Re: Missed Daytime Iridium Flare

From: Thomas A. Troszak (tom@bullhammer.com)
Date: Thu Mar 29 2001 - 06:16:03 PST

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    Tom Wagner wrote: 
    > I have found that sometimes there are no predictions for a flare in my town
    > of 70,000 yet some close neighboring small towns have a bright pass
    > predicted.
    
    I believe that there are at least three Iridium satellites above the
    local horizon at any given moment of the day or night ("handing off"
    signals to provide contimuous coverage), but the probability of seeing a
    flare is small due to the many constraining variables of sun angle etc.,
    and the local population density is not a factor ;-)
    
    I quote from an earlier message from Paolo Bussola:
    
    The maximum brightness of an Iridium Flare at the center line depends on
    satellite elevation upon the horizon because of its distance from us. An
    Iridium Flare at the Zenith point will be at maximum brightness and it
    plots on the ground concentric circles where the flare becomes dimmer as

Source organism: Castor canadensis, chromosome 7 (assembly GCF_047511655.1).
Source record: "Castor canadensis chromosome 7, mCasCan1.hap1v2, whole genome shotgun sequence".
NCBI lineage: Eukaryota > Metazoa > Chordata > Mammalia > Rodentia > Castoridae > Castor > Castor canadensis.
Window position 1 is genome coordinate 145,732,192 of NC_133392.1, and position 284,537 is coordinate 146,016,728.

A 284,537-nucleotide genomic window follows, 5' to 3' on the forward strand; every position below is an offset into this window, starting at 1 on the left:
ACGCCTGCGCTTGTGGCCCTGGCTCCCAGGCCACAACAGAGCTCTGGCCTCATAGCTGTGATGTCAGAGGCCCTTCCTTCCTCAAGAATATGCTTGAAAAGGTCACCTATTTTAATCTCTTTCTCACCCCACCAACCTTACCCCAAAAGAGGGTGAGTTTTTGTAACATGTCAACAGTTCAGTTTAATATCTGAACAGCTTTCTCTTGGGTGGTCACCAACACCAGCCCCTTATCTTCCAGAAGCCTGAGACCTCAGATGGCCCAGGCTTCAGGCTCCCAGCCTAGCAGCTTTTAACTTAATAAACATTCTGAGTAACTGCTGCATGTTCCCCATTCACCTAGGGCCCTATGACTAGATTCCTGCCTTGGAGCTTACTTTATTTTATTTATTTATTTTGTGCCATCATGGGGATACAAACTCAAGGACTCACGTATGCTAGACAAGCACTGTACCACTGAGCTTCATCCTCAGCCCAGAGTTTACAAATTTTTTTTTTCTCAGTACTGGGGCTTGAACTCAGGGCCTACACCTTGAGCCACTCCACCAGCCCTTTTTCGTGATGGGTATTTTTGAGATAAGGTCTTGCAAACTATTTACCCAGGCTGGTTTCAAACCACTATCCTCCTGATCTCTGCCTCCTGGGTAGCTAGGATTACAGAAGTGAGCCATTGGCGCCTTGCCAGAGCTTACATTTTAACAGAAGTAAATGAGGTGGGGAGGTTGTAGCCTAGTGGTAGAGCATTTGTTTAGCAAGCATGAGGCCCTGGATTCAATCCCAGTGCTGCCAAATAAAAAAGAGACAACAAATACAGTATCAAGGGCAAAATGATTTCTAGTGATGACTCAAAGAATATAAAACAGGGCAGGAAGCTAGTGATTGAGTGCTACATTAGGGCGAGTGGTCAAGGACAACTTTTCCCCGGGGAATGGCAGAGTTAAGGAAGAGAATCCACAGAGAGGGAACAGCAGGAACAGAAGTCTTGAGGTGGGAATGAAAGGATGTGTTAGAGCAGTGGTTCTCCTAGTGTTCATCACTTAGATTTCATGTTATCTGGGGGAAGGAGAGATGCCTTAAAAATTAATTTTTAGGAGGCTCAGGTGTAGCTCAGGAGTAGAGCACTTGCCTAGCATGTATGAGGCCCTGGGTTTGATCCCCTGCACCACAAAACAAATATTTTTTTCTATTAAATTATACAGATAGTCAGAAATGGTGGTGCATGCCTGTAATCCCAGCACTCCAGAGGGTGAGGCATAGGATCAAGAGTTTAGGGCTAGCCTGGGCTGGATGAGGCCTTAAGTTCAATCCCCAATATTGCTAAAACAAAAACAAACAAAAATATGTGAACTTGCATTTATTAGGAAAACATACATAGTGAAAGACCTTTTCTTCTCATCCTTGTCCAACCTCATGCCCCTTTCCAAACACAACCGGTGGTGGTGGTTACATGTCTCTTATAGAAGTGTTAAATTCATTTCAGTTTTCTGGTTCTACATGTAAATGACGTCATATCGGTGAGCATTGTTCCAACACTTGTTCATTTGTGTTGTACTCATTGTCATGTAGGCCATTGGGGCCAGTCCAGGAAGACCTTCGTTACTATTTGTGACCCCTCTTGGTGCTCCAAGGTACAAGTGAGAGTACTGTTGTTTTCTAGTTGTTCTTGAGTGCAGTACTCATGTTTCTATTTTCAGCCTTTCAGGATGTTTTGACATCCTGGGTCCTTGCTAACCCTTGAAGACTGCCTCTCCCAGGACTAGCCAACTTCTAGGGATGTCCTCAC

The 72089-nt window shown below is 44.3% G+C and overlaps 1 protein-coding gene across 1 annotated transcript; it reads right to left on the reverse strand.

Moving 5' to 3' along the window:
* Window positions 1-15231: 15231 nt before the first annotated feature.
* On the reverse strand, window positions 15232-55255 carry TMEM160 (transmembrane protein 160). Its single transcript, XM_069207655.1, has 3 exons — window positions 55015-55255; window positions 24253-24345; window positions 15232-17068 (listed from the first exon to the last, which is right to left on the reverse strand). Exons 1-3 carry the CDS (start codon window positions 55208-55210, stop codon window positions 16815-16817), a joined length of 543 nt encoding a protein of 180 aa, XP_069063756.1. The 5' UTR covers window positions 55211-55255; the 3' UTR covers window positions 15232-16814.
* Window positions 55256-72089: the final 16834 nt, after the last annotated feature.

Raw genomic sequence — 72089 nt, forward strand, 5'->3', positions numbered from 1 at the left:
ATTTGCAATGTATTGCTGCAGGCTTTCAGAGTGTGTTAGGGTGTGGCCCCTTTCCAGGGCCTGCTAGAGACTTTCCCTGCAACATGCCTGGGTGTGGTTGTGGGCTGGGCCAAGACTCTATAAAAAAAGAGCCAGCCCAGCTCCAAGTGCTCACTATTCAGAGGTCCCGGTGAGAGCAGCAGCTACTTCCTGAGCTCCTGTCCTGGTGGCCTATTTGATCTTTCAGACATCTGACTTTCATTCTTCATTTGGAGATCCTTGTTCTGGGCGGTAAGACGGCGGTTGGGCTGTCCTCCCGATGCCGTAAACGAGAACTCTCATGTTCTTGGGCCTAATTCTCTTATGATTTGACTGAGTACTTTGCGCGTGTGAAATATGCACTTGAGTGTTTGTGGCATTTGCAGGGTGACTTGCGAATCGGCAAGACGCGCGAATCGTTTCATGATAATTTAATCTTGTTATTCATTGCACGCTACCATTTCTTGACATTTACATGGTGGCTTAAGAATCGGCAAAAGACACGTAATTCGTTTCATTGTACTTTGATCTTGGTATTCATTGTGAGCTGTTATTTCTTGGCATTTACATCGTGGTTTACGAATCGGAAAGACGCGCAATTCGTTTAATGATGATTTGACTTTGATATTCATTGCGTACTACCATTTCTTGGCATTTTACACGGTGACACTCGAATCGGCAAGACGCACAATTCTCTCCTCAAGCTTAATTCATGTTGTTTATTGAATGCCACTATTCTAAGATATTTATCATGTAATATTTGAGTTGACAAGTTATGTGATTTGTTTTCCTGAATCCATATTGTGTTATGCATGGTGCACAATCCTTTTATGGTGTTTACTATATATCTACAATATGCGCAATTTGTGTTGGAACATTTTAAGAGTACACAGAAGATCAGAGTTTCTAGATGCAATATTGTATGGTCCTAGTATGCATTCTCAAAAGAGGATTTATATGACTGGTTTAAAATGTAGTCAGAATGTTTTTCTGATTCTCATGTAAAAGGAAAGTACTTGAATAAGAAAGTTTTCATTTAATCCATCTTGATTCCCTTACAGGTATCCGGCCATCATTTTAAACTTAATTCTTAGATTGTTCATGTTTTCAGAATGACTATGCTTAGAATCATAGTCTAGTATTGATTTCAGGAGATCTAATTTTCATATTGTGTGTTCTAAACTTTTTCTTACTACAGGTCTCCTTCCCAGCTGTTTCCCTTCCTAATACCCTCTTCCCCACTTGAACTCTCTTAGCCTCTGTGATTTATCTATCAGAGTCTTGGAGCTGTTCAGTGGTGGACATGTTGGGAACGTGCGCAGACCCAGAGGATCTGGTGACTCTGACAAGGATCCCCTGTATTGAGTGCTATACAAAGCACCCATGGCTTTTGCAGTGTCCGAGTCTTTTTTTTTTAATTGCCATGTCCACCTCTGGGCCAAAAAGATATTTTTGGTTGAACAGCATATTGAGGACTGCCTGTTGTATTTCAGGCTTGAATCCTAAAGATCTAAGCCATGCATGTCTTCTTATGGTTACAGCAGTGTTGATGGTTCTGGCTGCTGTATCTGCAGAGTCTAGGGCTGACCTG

we go away from center line. In most cases the plots on the ground will
    be
    concentric ellipses more elongated when the satellite are lower upon the
    horizon. So, a "high elevation flare" has a small "corridor" where
    there'smaximum brightness (60 elevation = +/- 3 km) and a "low
    elevation
    flare"at 10 can be observed at maximum in +/- 15 km. In my page about
    Iridium Flares at:
    
    http://www.geocities.com/pbussola/iridium.html
    
    I drawed two graphs about the brightness of 2 flares at 60 and 10 of
    elevation. They are very interesting!
    Bye!
    Paolo Bussola
    
    I hope this is helpful.
    -- 
    Tom Troszak, Asheville, NC, USA
    35.601 N, -82.554 W
    mailto:tom@bullhammer.com
    
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